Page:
Permission To Be Inconsistent

We see it all the time. We hear it all the time. ‘If you give an inch, they will take a mile.’ If you give in this one time, they will push every time. It is the catchcry of parenting echoing around the corners of the internet, throughout your mothers groups and underpinning this drive for consistency.

And, it is no coincidence that this predictability is often centred around ‘no’.

No, you can’t stay up later than 8:00pm.

No, you cannot have cake for breakfast.

No, you can’t leave the house without a jacket.

No, you cannot eat food anywhere but the dining table.

No, we can’t stay any longer, I said we are leaving now.

Inconsistent 3

Well, I want to give you permission to be inconsistent.

What are we afraid of here? It is so important to unpack fears that are restricting our lives, and in this case, the lives of our kids. There is a fear that if there is not a hard and fast answer to every situation that this will lead to conflict. If you say you can have cake for breakfast today, what is to stop them asking for cake EVERY day and then spiralling into despair because ONE time you said yes. Does this fear feel familiar?

If we open ourselves to flexibility, is this fear realised? What are we teaching our kids by being consistent?

We are communicating that no unique set of circumstances will be taken into account. We are teaching them that their opinion doesn’t matter. We are teaching them to accept boundaries without question.

These are not lessons we want our children to carry through their lives. It is time to be really inconsistent. Sometimes a yes, sometimes a no, sometimes an ‘I’m not sure.’

By being unpredictable, we are communicating something really important. We are communicating that every situation is nuanced and has a different set of facts. That their opinions are welcome and that a relationship is a partnership where different views are genuinely taken into account. And, interestingly, it helps us question our own boundaries to make sure they are still relevant.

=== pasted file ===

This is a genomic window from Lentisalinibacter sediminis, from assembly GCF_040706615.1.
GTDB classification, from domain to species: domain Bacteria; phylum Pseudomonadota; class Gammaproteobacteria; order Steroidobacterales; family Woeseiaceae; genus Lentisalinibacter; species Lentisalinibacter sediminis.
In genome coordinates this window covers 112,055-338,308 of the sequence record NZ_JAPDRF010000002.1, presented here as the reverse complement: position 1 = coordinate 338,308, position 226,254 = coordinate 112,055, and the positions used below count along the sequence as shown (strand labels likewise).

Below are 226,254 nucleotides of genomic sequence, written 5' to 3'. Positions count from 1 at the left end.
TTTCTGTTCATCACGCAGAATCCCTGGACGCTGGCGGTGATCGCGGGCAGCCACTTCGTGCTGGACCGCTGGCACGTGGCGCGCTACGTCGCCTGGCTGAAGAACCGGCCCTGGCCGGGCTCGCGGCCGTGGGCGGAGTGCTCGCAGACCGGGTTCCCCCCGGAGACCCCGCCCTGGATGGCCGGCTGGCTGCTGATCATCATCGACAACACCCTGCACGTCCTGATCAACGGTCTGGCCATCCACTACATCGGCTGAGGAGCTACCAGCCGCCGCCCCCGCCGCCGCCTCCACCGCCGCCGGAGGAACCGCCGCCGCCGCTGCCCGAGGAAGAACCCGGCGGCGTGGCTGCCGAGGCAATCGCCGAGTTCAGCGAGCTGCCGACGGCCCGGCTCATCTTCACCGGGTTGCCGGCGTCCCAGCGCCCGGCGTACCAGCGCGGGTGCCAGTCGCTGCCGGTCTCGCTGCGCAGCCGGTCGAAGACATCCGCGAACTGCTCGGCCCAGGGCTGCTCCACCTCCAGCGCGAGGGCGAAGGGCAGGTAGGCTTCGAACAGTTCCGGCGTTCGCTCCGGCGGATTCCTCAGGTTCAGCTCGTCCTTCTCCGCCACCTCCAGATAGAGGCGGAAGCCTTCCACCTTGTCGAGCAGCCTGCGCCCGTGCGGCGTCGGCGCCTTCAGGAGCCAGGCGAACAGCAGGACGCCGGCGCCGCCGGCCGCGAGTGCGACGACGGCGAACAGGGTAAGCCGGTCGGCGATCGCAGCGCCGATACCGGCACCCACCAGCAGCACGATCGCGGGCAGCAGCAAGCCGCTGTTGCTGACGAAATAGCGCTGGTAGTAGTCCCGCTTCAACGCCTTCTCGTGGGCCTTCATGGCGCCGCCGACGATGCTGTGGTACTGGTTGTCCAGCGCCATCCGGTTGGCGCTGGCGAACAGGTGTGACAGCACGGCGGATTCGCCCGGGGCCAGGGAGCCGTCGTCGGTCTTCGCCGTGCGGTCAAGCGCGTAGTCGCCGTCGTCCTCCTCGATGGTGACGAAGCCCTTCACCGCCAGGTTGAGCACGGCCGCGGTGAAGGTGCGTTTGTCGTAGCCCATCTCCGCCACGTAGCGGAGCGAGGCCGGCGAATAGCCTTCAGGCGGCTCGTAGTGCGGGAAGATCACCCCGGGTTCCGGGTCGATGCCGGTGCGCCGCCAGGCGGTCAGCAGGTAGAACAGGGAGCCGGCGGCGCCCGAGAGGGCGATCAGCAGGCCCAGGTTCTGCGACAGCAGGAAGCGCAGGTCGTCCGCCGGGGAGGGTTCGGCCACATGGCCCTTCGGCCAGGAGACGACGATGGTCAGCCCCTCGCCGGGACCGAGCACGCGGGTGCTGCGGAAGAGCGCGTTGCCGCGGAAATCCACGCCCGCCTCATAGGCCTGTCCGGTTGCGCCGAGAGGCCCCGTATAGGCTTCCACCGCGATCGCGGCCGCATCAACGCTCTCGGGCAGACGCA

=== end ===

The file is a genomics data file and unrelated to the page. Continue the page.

So a discussion in a respectful situation might look like this.

‘Mum, can I eat my breakfast on the couch?’

‘I would prefer you to eat it at the table.’

‘But yesterday I ate on the couch.’

‘Yesterday you chose an apple for breakfast and this morning you have scrambled eggs. I am concerned that it might spill. Why would you like to sit on the couch?’

‘I am watching a movie and I don’t want to miss it.’

‘Maybe we could pause it while you eat so you don’t miss anything?’

‘Ok.’

Being flexible doesn’t mean the answer is always yes. In this situation, the result is essentially still a no. But  if the answer here had been no without any discussion, an opportunity would have been lost to identify and address the child’s needs. Unmet needs can often lead to anger. I think a lot of parents are dismissing an unheard child as a child throwing a tantrum about not getting their way, when often these screams are the overflow of anger and frustration at not having a voice.

grief photo 2

Being inconsistent opens up the door to connection, empathy and respect for everyone’s point of view.

Ditch the need for predictability and control. Be open to navigating the world with your child and exploring your comfort zones together.

And, like everything, this takes time. If your house has had strict boundaries around things you are starting to see with different eyes, it is ok to step back and relax this. When you know better, you do better. You might find in the beginning that there is a lot of push back and testing. Your child is not testing your patience. Your child is testing your resolve to respect their opinions. Once trust is there, the respect will flow both ways. Model the behaviour you want to receive.

 

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